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Practice in Identifying Appositives

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As we've seen (What Is an Appositive?), an appositive is a word or group of words that concisely identifies or renames another word in a sentence. The exercise on this page offers practice in identifying appositives.

Instructions

Some of the sentences below contain adjective clauses; others contain appositives. Identify the adjective clause or appositive in each sentence; then compare your responses with the answers on page two. (If you run into problems, review Building Sentences with Appositives.)

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  1. John Reed, an American journalist, helped found the Communist Labor Party in America.

  2. My sister, who is a supervisor at Munchies, drives a company car.

  3. I took a cookie from Gretel, who is the woodcutter's daughter.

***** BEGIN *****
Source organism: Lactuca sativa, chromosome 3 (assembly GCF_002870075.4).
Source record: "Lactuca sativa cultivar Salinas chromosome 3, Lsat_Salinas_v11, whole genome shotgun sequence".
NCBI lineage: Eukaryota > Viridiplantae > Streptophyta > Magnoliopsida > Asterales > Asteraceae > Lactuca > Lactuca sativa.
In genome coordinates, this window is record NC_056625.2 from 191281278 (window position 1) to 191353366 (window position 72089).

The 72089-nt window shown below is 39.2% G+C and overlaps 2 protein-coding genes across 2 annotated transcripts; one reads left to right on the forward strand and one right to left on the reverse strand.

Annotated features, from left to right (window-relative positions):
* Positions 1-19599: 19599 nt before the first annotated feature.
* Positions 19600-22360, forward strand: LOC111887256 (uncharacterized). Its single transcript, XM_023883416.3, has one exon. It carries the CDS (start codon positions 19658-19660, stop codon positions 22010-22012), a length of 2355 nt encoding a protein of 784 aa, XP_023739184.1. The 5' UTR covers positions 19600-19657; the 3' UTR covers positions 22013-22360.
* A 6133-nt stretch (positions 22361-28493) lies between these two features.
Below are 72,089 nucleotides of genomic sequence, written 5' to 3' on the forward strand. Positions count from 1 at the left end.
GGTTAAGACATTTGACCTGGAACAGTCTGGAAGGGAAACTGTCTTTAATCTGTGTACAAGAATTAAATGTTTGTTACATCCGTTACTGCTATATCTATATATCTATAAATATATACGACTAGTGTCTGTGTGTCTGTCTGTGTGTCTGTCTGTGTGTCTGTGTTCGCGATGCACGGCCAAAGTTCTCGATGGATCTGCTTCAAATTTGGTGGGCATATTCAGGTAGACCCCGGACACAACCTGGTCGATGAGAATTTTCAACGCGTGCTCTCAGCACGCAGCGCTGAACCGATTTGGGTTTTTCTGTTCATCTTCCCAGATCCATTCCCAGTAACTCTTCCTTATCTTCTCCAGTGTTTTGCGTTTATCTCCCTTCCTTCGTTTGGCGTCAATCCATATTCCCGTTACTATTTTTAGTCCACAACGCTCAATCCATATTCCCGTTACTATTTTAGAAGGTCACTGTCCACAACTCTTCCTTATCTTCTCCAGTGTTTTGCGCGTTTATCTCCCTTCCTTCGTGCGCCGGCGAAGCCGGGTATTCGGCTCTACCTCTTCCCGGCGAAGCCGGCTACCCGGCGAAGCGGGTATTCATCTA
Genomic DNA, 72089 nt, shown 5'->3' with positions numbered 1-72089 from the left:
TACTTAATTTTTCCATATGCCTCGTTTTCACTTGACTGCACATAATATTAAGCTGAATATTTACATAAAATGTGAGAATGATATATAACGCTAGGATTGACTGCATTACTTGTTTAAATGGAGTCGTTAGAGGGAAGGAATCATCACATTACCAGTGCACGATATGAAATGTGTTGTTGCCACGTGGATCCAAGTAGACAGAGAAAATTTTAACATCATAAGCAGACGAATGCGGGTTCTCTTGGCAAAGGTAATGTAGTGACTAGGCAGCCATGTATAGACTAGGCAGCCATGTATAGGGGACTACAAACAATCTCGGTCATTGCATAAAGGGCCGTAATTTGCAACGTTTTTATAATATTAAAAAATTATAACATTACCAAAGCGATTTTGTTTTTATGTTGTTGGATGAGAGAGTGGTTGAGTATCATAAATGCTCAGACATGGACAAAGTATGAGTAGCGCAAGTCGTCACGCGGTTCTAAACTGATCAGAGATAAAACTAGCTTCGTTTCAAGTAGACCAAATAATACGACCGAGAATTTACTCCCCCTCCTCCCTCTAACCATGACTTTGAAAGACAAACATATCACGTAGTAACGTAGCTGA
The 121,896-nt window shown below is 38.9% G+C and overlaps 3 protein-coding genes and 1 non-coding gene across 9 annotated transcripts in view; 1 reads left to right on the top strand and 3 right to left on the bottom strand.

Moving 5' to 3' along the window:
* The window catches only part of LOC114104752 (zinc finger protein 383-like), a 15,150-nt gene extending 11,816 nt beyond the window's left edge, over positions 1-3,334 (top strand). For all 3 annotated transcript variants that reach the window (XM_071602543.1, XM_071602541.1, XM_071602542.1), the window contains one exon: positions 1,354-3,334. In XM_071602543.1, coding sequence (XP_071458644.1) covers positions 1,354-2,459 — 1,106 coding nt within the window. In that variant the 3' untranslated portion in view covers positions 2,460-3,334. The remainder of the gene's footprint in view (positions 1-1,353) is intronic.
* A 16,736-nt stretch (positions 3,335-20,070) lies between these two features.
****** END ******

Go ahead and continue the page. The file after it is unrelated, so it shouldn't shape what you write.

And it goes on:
4. I took a cookie from Gretel, the woodcutter's daughter.

  5. Og, the King of Bashan, was saved from the flood by climbing onto the roof of the ark.

  6. I once saw Margot Fonteyn, the famous ballerina.

  7. Elkie Fern, who is a professional botanist, led the kids on a nature hike.

  8. Elsa, a good country woman, has a daughter named Ulga.

  9. Paul Revere, who was a silversmith and a soldier, is famous for his "midnight ride."

  10. I read a biography of Disraeli, the 19th-century statesman and novelist.

When you're done, compare your responses with the answers on page two.

NEXT: Building and Revising Sentences with Appositives

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